Weekend Reading: Awards and Events

It’s that time of year again, when I encourage people to apply for awards, events and opportunities even though extra work is the very last thing they want right now, when the pressure of exams and coursework is piling on and they have no time for eating or sleeping. So here’s some more pressure. Enjoy!

First, the Undergraduate Awards. If you’re an undergraduate or a recent (within the last year) graduate, and you’ve been given a top grade for an essay, you can submit that essay to the Global Undergraduate Awards. It’s free to enter, and your essay will be sent to an international team of experts (known for their tremendous knowledge, wit and personal charm) for judging. The competition is fierce, so winning is a long shot: but if you’re Highly Commended it’s a certificate, a pat on the back and a nice thing to put on your CV, and you might be invited to attend the Awards Ceremony in Dublin (although that isn’t free!). But the deadline this year is the 11th of June, so if you want to enter you need to start thinking about it soon.

 

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I think the Undergraduate Awards is a brilliant competition for Open University students to enter, because it helps people to realise that the work they produce as part-time, mature distance learners is just as good as the essays written in traditional full-time institutions – and sometimes even better. That’s why I’ve agreed to be a Judge on the Classics panel again this year. So if you have any questions about how to enter, just give me a shout – I’m happy to help! And here’s some advice I wrote last year for OU students.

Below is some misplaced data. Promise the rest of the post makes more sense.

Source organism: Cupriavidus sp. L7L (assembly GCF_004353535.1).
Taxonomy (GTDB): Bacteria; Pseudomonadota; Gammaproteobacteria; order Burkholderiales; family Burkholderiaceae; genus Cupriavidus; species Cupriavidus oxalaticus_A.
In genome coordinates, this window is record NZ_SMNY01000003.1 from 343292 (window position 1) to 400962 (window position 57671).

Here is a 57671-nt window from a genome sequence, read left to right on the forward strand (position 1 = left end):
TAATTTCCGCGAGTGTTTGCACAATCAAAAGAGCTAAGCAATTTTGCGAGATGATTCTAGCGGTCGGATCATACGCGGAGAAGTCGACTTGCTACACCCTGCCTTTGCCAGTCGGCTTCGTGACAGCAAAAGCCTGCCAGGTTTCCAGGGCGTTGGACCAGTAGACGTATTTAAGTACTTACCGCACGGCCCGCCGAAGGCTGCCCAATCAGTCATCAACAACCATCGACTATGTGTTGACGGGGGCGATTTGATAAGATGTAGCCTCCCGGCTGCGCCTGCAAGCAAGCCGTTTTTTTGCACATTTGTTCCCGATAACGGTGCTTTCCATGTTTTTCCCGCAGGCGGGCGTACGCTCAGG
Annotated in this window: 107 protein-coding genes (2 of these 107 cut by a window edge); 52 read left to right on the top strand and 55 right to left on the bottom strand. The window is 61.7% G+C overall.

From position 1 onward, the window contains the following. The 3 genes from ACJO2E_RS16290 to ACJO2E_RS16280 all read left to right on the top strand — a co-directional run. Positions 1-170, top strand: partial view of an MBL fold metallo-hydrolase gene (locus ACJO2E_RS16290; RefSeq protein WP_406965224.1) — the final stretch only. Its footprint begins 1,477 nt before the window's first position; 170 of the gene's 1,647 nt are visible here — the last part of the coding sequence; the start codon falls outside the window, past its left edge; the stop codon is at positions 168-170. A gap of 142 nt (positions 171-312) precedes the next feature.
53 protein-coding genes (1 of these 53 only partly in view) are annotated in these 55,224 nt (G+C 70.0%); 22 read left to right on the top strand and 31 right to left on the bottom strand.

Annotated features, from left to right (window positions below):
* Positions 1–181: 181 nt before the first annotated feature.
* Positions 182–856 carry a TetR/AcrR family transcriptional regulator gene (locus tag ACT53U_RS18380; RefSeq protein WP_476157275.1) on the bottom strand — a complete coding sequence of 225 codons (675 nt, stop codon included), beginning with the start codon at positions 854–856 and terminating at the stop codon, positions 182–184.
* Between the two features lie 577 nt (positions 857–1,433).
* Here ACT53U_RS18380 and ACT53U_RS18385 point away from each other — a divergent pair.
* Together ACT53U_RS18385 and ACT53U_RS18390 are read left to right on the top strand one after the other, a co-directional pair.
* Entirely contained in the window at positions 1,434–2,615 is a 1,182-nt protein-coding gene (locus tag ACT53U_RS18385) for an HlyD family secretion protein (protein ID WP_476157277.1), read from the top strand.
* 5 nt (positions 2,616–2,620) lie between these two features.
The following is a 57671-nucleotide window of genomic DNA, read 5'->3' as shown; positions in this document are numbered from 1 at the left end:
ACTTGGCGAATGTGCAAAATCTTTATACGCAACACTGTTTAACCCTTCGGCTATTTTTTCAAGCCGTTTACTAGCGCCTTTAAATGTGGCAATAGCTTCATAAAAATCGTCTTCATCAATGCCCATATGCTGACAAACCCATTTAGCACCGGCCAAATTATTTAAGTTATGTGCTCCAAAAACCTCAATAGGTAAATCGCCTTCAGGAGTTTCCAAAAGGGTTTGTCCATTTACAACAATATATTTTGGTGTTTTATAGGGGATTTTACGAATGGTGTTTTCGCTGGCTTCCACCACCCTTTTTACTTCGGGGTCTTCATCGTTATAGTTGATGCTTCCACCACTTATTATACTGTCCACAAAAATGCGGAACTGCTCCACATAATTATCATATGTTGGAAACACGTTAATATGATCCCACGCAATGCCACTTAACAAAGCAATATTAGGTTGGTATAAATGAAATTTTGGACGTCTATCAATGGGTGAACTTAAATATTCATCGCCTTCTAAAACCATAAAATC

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So proud to be described as a ‘reputable academic’. That’s going on a T-shirt…

 

Second, there’s the Kassman Prize (OU students only). If you’re an OU Classical Studies undergraduate, you can write an essay to submit to this competition. You have until September, but you need to register an interest by next month. A lot of my students have won over the last few years; I’d like to say that that’s a reflection of my inspirational teaching, but I suspect it’s just because I get the best students! So give it a go, if you fancy a challenge. Here are some comments from previous winners.

If you’re an aspiring poetry translator, you could check out the Stephen Spender Prize, which is open until July. That does cost a bit to enter: but it’s a cash prize if you win!